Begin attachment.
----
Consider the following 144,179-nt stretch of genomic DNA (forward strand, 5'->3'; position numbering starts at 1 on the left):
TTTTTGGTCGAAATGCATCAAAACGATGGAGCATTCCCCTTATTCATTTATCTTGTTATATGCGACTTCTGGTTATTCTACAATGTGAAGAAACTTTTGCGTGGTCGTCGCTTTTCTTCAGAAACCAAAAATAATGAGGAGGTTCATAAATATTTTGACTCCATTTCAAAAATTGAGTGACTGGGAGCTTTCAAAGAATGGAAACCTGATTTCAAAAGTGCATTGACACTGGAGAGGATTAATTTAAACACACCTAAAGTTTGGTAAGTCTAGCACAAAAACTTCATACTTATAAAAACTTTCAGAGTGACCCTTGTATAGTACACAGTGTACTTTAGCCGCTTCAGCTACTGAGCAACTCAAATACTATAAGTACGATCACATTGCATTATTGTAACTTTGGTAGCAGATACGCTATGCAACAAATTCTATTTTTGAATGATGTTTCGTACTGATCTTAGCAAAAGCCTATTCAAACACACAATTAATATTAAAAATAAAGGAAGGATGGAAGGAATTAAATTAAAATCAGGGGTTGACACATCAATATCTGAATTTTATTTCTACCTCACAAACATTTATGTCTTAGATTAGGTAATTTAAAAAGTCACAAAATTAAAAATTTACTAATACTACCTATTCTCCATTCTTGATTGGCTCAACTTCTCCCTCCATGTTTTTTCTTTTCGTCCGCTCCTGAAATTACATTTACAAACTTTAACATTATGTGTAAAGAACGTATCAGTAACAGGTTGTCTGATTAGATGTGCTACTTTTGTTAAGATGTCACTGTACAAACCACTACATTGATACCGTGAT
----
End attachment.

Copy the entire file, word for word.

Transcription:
Consider the following 144,179-nt stretch of genomic DNA (forward strand, 5'->3'; position numbering starts at 1 on the left):
TTTTTGGTCGAAATGCATCAAAACGATGGAGCATTCCCCTTATTCATTTATCTTGTTATATGCGACTTCTGGTTATTCTACAATGTGAAGAAACTTTTGCGTGGTCGTCGCTTTTCTTCAGAAACCAAAAATAATGAGGAGGTTCATAAATATTTTGACTCCATTTCAAAAATTGAGTGACTGGGAGCTTTCAAAGAATGGAAACCTGATTTCAAAAGTGCATTGACACTGGAGAGGATTAATTTAAACACACCTAAAGTTTGGTAAGTCTAGCACAAAAACTTCATACTTATAAAAACTTTCAGAGTGACCCTTGTATAGTACACAGTGTACTTTAGCCGCTTCAGCTACTGAGCAACTCAAATACTATAAGTACGATCACATTGCATTATTGTAACTTTGGTAGCAGATACGCTATGCAACAAATTCTATTTTTGAATGATGTTTCGTACTGATCTTAGCAAAAGCCTATTCAAACACACAATTAATATTAAAAATAAAGGAAGGATGGAAGGAATTAAATTAAAATCAGGGGTTGACACATCAATATCTGAATTTTATTTCTACCTCACAAACATTTATGTCTTAGATTAGGTAATTTAAAAAGTCACAAAATTAAAAATTTACTAATACTACCTATTCTCCATTCTTGATTGGCTCAACTTCTCCCTCCATGTTTTTTCTTTTCGTCCGCTCCTGAAATTACATTTACAAACTTTAACATTATGTGTAAAGAACGTATCAGTAACAGGTTGTCTGATTAGATGTGCTACTTTTGTTAAGATGTCACTGTACAAACCACTACATTGATACCGTGAT